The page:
Appraisal time at work is usually looked forward to with a certain sense of apprehension, especially with the prospect of pay increase and or promotion hanging in the balance. So you work extra hard in the months leading to the time or if you’re inexplicably lazy, you find a way to curry favors from those who would appraise you because some way or the other, you shall be weighed and measured. In order not to be found wanting, you pull yourself up by the boot straps and you ensure that you get a pass mark.
This situation is very similar to school and exam time; the only difference is that during appraisal, you are asked to score yourself before your appraising team lead or boss appends his overall score. So, you self-appraise, and then your boss lets you know whether you’ve exceeded your own estimation or you’ve been wallowing in a cesspool of self-deceit. Yesterday, as Nigeria celebrated 14 years under democratic rule, the Nigerian president, and other members of the government presented their mid-term score card. The ceremony was held at the International Conference Center, Abuja and was broadcast live on TV.
As they reeled out their achievements, which sounded to me like patting one’s self on the back, I tried to imagine what these achievements were measured against. I thought of self-appraisal in the work place and the fact that this might be akin to that. Doing a quick mental run on the sectors wherein these self-determined scores might have come from, I thought of the following sectors: power, education, health, security, economy, tourism, agriculture, employment & infrastructure.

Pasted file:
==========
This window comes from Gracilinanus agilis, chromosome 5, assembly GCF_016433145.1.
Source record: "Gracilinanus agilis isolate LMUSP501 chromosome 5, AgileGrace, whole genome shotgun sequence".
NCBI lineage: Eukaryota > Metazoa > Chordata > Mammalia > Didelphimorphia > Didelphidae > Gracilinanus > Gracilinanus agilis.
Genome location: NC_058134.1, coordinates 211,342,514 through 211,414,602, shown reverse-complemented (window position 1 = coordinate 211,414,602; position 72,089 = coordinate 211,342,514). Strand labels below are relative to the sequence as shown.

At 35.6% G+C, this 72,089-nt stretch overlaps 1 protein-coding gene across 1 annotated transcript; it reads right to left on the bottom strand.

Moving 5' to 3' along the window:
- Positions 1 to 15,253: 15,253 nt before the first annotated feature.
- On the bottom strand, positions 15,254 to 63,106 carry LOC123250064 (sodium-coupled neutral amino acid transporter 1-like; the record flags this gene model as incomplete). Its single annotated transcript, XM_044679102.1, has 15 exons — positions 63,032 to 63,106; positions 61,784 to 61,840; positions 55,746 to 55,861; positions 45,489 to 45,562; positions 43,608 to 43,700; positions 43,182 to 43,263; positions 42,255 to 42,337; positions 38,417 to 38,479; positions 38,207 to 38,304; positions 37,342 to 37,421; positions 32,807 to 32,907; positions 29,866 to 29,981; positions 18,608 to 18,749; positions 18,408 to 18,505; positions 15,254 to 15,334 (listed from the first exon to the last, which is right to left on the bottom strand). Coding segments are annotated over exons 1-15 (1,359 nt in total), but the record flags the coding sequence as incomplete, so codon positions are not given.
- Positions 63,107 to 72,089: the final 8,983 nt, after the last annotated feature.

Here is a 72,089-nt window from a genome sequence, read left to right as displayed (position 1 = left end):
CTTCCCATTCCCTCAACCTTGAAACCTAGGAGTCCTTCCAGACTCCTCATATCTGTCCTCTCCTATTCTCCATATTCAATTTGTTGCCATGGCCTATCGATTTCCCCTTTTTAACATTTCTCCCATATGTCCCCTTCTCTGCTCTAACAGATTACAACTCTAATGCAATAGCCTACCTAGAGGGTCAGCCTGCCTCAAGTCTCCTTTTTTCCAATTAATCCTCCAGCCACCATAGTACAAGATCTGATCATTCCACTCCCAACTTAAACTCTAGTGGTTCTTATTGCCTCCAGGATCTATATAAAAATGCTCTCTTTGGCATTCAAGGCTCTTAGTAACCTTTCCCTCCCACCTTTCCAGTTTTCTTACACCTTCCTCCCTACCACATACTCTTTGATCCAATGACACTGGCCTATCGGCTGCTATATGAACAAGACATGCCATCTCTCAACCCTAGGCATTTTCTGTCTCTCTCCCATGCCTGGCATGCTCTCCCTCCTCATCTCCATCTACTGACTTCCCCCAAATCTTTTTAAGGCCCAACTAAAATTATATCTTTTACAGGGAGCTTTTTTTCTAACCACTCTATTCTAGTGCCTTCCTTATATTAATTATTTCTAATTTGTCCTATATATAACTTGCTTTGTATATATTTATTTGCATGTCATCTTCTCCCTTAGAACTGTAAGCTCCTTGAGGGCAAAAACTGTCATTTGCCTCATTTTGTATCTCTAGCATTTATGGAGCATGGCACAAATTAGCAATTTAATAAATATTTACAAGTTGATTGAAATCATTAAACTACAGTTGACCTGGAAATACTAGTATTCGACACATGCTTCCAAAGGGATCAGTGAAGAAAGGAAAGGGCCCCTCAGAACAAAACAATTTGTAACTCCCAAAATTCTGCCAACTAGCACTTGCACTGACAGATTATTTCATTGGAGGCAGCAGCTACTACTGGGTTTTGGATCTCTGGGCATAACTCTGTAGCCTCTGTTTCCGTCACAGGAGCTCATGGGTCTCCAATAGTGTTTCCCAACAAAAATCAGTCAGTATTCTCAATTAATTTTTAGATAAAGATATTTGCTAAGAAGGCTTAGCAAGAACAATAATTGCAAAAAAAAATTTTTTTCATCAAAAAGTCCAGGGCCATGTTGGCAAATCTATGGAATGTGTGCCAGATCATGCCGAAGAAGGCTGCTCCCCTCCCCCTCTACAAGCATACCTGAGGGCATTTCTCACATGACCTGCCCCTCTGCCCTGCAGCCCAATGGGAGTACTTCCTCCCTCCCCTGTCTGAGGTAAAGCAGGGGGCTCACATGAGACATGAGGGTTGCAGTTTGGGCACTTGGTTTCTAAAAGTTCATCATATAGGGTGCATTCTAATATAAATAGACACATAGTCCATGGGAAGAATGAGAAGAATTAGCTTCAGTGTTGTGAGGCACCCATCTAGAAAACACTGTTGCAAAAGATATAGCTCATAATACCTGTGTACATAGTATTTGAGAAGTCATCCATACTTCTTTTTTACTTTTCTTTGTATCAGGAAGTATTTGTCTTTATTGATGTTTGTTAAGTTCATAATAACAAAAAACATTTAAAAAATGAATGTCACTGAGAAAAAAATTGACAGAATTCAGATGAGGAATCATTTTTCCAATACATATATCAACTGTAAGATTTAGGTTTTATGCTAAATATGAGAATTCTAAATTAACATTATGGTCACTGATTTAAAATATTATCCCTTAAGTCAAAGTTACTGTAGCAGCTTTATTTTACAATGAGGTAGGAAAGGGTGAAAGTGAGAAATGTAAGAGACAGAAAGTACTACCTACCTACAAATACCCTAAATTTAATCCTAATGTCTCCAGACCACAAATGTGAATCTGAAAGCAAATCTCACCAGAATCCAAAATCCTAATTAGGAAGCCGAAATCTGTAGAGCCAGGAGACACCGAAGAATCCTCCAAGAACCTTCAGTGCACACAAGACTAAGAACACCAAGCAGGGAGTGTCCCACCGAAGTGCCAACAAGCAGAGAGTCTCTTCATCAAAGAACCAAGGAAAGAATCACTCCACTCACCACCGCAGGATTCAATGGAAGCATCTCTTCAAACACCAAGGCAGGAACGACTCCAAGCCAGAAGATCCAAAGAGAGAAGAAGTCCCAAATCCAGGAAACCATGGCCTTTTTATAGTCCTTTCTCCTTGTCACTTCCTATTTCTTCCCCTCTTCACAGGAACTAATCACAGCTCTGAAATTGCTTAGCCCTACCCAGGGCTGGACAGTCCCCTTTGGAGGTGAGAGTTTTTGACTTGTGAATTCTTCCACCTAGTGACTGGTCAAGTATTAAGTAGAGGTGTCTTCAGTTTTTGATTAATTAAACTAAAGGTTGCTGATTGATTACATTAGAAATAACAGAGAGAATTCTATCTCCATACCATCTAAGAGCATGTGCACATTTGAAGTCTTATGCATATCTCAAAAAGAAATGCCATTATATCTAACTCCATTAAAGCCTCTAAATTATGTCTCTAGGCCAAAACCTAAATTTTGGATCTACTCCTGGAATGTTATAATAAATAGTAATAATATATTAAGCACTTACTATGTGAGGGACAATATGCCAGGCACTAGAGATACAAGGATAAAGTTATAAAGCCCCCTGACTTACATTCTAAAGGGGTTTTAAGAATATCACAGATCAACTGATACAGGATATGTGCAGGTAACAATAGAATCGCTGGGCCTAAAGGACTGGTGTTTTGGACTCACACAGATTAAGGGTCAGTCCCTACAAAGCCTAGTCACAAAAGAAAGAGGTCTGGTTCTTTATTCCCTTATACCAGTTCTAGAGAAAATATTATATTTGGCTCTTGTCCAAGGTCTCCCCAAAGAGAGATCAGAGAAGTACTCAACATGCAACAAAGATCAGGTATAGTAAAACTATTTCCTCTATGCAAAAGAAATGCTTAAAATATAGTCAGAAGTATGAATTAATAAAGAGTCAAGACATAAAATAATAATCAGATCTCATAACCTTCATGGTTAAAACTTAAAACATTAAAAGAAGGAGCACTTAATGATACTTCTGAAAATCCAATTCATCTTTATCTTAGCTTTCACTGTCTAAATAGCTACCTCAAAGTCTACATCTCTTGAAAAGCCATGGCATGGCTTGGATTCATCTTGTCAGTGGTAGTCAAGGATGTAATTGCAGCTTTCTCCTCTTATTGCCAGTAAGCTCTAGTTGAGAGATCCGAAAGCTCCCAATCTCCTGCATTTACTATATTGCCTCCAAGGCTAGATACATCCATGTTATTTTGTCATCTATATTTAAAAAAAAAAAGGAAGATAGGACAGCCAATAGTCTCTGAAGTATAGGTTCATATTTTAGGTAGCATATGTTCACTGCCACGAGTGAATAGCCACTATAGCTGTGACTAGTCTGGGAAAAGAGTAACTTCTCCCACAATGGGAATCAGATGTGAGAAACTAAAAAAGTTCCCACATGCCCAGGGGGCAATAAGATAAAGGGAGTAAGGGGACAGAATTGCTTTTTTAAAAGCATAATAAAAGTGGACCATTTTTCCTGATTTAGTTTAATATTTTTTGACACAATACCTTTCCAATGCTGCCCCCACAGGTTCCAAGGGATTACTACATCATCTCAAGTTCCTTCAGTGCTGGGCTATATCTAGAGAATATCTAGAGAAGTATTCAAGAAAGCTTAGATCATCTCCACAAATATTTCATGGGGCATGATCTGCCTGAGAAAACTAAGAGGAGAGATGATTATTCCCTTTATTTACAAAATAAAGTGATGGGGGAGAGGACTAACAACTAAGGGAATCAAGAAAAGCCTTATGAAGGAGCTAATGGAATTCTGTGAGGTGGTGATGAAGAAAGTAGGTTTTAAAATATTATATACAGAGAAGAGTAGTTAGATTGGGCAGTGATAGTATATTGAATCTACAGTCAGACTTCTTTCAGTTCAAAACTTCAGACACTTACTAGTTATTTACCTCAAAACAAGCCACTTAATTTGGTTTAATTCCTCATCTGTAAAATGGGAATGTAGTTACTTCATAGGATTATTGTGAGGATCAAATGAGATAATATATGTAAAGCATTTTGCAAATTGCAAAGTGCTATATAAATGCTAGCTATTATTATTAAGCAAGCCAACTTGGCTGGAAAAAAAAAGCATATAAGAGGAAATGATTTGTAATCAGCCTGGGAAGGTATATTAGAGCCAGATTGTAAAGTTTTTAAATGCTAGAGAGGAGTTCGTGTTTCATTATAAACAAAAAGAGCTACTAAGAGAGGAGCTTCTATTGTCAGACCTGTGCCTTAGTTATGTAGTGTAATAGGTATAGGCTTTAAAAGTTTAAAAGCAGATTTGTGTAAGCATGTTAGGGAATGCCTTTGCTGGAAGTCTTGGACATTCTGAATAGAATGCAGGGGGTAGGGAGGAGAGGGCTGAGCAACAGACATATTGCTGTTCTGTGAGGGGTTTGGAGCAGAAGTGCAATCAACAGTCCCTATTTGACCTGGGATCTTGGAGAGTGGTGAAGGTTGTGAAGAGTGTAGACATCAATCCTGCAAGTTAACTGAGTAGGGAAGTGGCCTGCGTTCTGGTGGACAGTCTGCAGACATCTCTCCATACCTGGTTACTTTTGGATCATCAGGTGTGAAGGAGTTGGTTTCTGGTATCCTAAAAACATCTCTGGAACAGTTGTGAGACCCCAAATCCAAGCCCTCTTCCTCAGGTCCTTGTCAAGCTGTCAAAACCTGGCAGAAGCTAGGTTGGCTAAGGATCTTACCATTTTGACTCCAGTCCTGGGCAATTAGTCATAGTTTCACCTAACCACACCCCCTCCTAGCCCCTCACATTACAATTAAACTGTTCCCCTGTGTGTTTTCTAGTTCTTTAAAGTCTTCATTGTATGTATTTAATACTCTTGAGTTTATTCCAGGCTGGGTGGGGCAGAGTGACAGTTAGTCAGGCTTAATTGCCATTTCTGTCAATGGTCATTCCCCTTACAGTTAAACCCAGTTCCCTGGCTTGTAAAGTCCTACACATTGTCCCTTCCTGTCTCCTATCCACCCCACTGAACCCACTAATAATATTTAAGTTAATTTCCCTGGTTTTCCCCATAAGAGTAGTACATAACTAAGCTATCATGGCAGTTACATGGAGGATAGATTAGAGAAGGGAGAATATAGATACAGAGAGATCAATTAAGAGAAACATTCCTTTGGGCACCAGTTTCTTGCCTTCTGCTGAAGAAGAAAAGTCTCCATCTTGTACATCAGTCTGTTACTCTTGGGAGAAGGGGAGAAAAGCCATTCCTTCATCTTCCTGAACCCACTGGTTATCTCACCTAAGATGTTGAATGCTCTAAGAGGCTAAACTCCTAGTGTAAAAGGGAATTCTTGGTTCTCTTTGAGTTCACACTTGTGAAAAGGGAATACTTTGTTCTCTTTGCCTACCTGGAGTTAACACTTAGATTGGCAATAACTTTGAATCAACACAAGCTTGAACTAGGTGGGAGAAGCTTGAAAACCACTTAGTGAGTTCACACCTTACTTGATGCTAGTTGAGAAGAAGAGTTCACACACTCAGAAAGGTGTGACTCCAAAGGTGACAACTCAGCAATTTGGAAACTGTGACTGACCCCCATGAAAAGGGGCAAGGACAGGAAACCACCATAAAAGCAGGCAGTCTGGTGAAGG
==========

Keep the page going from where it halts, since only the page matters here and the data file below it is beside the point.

What do you guys think about the mid-term score card as delivered by the Nigerian government as the Jonathan administration hits its 2 year mark? Do you agree with their score of having done well in the last 2 years? If so, can you enumerate the sectors where improvement has been seen? Do you think it’s rather pre-emptive to score one’s self?
What do you guys think?